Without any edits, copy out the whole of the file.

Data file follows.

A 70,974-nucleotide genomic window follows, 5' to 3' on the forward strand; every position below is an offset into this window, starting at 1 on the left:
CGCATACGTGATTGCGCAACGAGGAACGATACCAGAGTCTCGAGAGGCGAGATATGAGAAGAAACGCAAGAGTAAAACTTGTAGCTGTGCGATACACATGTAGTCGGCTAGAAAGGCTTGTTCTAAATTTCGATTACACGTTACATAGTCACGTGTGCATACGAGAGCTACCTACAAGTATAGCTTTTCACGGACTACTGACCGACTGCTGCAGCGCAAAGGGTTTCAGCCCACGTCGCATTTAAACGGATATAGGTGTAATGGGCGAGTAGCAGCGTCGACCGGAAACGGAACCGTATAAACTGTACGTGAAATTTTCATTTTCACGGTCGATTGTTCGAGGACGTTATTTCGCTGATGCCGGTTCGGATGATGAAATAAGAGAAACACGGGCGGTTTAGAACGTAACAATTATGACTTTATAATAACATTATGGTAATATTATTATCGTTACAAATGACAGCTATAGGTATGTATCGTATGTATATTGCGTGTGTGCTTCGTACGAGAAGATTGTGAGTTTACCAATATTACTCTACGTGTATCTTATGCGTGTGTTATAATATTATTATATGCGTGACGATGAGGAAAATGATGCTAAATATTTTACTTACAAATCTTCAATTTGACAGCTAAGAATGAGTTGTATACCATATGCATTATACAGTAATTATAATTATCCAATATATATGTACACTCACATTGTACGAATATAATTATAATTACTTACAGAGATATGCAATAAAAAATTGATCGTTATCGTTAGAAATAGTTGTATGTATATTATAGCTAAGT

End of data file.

A 70,974-nucleotide genomic window follows, 5' to 3' on the forward strand; every position below is an offset into this window, starting at 1 on the left:
CGCATACGTGATTGCGCAACGAGGAACGATACCAGAGTCTCGAGAGGCGAGATATGAGAAGAAACGCAAGAGTAAAACTTGTAGCTGTGCGATACACATGTAGTCGGCTAGAAAGGCTTGTTCTAAATTTCGATTACACGTTACATAGTCACGTGTGCATACGAGAGCTACCTACAAGTATAGCTTTTCACGGACTACTGACCGACTGCTGCAGCGCAAAGGGTTTCAGCCCACGTCGCATTTAAACGGATATAGGTGTAATGGGCGAGTAGCAGCGTCGACCGGAAACGGAACCGTATAAACTGTACGTGAAATTTTCATTTTCACGGTCGATTGTTCGAGGACGTTATTTCGCTGATGCCGGTTCGGATGATGAAATAAGAGAAACACGGGCGGTTTAGAACGTAACAATTATGACTTTATAATAACATTATGGTAATATTATTATCGTTACAAATGACAGCTATAGGTATGTATCGTATGTATATTGCGTGTGTGCTTCGTACGAGAAGATTGTGAGTTTACCAATATTACTCTACGTGTATCTTATGCGTGTGTTATAATATTATTATATGCGTGACGATGAGGAAAATGATGCTAAATATTTTACTTACAAATCTTCAATTTGACAGCTAAGAATGAGTTGTATACCATATGCATTATACAGTAATTATAATTATCCAATATATATGTACACTCACATTGTACGAATATAATTATAATTACTTACAGAGATATGCAATAAAAAATTGATCGTTATCGTTAGAAATAGTTGTATGTATATTATAGCTAAGT